Transatlantic review: Wartime drama struggles to find its footing

Transatlantic follows the American Emergency Rescue Committee, which works to rescue refugees during World War II and help them get out of France. The series is now streaming on Netflix.


In 1940, as the north of France comes under the control of the Germans in World War II, the citizens move to the unoccupied south of France in order to leave the country before the south could also fall to the enemy.

The Emergency Rescue Committee in Marseilles, led by an American man named Varian Fry and funded by an heiress named Mary Jayne Gold, helps artists, writers, and other thinkers get out of France. 

Mary Jayne helps two siblings, Albert and Ursula, flee from the country, but Albert decides to come back with another woman, Lisa Fittko, and assist the committee. Fry also reunites with an old acquaintance, Thomas, who allows the committee to operate from his villa, Villa Air-Bel.

While the committee is aided by various individuals, there are people like the American consul and the chief of police that stand in their way time and time again. It is a matter of life and death for the refugees, and the committee must do everything that it can to help them.


Gillian Jacobs gives an adequate performance as Mary Jayne, an heiress who wants to use her father’s money to help those in need. Jacobs does as well as she could have with the space the script gives her character.

Cory Michael Smith’s performance as Fry was impressive. Fry is one of the characters that leave an impact on the audience, and it would not have been possible without the sincerity that Smith puts into his character.

Corey Stoll is convincing as Patterson, an American who embodies the ideals of capitalism. Similarly, Lucas Englander, Ralph Amoussou, and Deleila Piasko do seem like passionate people who are ready to risk their lives and fight fascism.


The show criticizes the stance taken by the US at the beginning of the war. It becomes clear that neutrality, more often than not, works in favor of the oppressor. This neutrality, as well as accepting refugees on the basis of their nationalities, resulted in several deaths.

Furthermore, characters like Patterson are concerned more about the profits that the US is making and their own benefit than the war or saving lives. It makes the audience think about the vices of capitalism.

The audience also gets to see the dilemma that the colonized people faced in terms of picking a side during World War II. Paul states, “War is complicated,” and the show justifies the statement. 

Additionally, Paul’s comment on the colonized people living their whole lives in the same fear that people in Europe are facing in wartime is the show’s way of depicting that violence is not an anomaly for the colonized; it is a part of their daily lives.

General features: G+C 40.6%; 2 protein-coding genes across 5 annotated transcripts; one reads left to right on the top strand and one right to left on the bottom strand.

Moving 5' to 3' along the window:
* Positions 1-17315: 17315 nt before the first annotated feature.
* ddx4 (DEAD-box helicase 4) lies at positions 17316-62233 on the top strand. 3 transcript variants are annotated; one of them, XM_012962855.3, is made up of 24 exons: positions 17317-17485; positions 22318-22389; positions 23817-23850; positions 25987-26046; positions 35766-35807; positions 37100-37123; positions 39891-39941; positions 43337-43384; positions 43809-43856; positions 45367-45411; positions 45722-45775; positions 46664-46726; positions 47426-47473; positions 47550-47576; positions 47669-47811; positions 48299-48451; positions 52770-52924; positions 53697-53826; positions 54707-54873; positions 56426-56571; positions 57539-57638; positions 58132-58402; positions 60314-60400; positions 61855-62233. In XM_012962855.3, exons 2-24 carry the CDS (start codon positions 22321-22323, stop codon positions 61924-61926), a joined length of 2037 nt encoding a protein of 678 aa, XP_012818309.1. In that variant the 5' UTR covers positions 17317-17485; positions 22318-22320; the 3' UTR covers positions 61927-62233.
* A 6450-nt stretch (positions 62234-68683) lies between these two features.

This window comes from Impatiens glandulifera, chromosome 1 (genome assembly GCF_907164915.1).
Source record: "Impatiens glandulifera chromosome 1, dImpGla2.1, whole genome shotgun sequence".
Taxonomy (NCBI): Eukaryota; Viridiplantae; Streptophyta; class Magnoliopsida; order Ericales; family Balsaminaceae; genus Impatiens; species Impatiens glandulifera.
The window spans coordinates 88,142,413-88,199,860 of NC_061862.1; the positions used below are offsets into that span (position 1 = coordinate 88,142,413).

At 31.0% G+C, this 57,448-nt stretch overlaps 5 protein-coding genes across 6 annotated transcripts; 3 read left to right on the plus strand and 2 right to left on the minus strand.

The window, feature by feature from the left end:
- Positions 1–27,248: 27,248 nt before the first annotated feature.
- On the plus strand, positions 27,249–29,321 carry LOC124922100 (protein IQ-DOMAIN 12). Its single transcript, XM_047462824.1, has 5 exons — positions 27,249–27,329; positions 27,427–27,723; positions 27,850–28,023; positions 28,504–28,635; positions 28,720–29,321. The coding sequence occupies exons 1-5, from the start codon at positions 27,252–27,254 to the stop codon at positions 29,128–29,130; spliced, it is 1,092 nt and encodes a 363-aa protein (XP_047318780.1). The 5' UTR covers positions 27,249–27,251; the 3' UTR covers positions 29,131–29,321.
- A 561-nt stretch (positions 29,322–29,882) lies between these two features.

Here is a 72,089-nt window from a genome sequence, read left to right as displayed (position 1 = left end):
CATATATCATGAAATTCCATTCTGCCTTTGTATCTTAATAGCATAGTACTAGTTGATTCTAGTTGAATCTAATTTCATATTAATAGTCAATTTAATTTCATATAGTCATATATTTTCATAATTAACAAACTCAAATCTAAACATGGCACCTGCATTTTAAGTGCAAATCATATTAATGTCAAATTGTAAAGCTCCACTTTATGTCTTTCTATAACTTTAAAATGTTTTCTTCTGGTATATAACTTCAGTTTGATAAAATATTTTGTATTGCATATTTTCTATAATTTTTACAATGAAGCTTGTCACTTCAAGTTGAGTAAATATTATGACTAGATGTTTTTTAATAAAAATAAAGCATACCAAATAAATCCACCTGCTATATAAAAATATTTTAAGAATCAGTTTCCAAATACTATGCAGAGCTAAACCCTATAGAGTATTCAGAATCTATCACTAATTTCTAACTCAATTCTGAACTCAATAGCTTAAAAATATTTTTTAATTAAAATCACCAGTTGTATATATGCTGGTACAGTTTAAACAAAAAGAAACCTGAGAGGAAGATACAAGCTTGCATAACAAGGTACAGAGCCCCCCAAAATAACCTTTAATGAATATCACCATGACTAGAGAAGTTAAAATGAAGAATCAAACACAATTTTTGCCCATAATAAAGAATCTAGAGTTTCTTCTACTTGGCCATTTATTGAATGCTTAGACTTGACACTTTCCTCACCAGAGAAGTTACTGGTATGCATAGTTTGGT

In the show, human connections and celebrations are juxtaposed with the war. While most of the relationships formed fail to leave an impact, the end of Fry and Thomas’ love is moving, as the two men who have been helping others cannot get their happily ever after simply because their relationship would not be accepted.

There are instances when the audience is made to feel the impact of losing one’s homeland and identity on individuals. These scenes portray the plight of refugees, which is relevant even today.


While the show properly introduces the role played by people like Fry and Mary Jayne, it fails to convey how and why thinkers and artists like Hannah Arendt and Marc Chagall were important. 

The show has been shot in Mercilles, and the sets are beautiful, but that does not give the impression that this is a wartime drama. The ugly side of World War II that evokes fear in the audience is completely missing.

Furthermore, the thrill that the audience expects from a show like this is also missing. Even when the characters carry out prison breaks or flee the authorities, the audience does not feel the excitement that they should.

The plot never completely captures the audience’s attention despite its intriguing subject matter. It seems to be all over the place. It only comes together and becomes interesting towards the end.


This show is not an intense wartime drama, but the ideas depicted in the show are thought-provoking. However, there are many shows and films based on heroes of the Second World War, and Transatlantic fails to stand out.

Transatlantic review: Wartime drama struggles to find its footing 1

Director: Stéphanie Chuat, Véronique Reymond, Mia Meyer

Date Created: 2023-04-05 23:05

Editor's Rating:

Also Read: Transatlantic ending explained: Does Albert leave with Mary Jayne?

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